U.S. FDA to use existing Omicron booster data to review shots targeting new subvariants -official

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A nurse fills up syringes with the coronavirus disease (COVID-19) vaccines for residents who are over 50 years old and immunocompromised and are eligible to receive their second booster shots in Waterford, Michigan, U.S., April 8, 2022. REUTERS/Emily Elconin

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NEW YORK, June 30 (Reuters) - U.S. health regulators will not require companies to submit new clinical trial data on COVID-19 vaccines that target the now dominant BA.4 and BA.5 Omicron subvariants to authorize those shots, but will instead rely on studies showing the efficacy of targeting the earlier BA.1 subvariant, a top official said on Thursday.

Dr. Peter Marks, a senior official overseeing vaccines at the U.S. Food and Drug Administration, told Reuters the agency would also consider manufacturing data specific to a BA.4 and BA.5 vaccine, and that preclinical data from animal studies and safety data for those shots could also be available.

The FDA on Thursday recommended COVID-19 vaccine manufacturers Pfizer Inc (PFE.N)/BioNTech SE and Moderna Inc (MRNA.O) change the design of their booster shots beginning this fall to include components tailored to combat BA.4 and BA.5. It plans to review them for emergency use authorization. read more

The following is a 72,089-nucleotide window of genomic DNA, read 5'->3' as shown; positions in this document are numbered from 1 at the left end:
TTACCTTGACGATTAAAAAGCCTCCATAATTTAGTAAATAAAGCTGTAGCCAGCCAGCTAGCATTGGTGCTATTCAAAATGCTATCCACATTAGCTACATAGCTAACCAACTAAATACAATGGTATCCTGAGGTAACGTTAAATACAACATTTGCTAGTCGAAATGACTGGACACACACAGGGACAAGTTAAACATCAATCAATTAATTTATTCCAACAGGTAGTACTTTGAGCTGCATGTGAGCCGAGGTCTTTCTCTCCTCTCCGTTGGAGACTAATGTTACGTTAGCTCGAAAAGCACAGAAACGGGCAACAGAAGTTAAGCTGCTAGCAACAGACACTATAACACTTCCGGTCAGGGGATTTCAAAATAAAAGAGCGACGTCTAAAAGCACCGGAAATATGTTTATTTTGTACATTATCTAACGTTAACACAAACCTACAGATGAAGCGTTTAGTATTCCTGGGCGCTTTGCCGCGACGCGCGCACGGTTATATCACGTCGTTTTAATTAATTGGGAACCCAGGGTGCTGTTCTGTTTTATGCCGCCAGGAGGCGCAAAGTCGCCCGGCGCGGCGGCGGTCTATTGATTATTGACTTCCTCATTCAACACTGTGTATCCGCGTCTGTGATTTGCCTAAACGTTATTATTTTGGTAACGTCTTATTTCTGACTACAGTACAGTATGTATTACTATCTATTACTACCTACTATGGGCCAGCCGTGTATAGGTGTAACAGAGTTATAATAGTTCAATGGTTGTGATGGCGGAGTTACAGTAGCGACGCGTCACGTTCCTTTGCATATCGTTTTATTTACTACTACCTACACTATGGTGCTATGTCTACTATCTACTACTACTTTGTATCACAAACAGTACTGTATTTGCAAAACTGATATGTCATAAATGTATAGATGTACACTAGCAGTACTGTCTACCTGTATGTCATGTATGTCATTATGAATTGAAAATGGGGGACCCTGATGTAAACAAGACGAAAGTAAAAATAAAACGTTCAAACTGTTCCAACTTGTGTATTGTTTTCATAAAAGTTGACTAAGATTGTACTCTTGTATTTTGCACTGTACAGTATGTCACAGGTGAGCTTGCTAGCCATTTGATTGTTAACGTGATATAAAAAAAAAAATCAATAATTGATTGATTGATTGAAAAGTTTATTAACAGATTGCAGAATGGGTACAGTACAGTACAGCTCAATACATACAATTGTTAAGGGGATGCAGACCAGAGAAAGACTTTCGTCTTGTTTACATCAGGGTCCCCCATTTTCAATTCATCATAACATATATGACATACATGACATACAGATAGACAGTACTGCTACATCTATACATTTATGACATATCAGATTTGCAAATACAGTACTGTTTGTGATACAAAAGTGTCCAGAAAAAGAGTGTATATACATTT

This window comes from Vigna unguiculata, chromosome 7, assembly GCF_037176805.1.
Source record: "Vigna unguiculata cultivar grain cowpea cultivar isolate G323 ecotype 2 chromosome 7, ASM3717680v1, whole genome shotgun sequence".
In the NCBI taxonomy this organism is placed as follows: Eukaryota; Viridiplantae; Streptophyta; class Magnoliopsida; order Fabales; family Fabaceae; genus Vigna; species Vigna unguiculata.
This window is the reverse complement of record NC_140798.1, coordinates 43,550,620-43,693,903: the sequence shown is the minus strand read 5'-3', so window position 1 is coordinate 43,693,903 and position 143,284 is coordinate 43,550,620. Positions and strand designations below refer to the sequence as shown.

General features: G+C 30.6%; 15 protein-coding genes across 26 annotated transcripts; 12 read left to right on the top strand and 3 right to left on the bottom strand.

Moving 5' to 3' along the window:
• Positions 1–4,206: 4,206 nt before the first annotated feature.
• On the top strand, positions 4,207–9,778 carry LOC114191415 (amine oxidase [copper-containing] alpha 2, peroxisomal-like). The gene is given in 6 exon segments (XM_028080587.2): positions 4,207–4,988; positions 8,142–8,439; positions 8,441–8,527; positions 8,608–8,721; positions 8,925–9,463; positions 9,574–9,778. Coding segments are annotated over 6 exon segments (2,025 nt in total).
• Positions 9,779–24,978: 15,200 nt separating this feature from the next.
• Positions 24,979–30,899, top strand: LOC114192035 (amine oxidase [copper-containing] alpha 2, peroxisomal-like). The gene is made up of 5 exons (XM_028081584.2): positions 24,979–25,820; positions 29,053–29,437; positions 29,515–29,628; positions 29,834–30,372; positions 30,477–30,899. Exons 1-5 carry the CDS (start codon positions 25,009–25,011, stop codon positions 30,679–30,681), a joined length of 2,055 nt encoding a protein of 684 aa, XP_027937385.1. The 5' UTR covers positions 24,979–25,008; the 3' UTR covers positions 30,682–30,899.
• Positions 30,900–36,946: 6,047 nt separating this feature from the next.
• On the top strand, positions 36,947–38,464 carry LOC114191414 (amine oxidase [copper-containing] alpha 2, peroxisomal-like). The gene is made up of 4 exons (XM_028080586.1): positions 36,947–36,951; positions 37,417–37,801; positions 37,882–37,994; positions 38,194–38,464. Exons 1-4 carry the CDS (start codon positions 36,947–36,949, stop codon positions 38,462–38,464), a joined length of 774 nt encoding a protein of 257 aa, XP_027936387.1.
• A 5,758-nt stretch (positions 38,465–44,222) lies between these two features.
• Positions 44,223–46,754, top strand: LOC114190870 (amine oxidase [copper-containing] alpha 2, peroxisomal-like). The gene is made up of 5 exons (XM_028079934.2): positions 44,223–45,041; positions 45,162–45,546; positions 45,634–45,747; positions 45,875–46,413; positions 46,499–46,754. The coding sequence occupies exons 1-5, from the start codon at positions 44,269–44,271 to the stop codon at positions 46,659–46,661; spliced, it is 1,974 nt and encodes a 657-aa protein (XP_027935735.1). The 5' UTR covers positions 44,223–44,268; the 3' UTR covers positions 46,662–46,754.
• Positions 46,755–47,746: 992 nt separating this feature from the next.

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"It's very similar to what we do with influenza strain changes where there will be a couple of amino acids difference, but we don't expect any difference in the safety that we're going to see," Marks said.

He said he expects the immune response to the BA.4/5 booster shot to be similar to that seen with BA.1.

"We're very comfortable doing this, because it will help us get ahead of things," Marks said.

The FDA has directed manufacturers to launch human clinical trials to study the BA.4/5 vaccines, but said that data will be used to gauge the continued effectiveness of the boosters against new variants that may arise.

Marks said he believes regulators from other countries are seriously considering using BA.1-based vaccines, which some drugmakers have already been producing and may be available sooner.

"I will tell you that globally - just so you understand - different regulators feel different levels of comfort with this," Marks said.

He said the United States should run a wider vaccination campaign this fall than the one in the spring, when the focus was on older and other high-risk people.

"I actually think that this fall we have to go all out on our booster campaign," Marks said.

"It's going to be really critical as we move into this fall where we've seen this evolution into BA4/5, where we could see further evolution, to try to get as many people boosted as we can."

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Reporting by Michael Erman Editing by Bill Berkrot and Rosalba O'Brien

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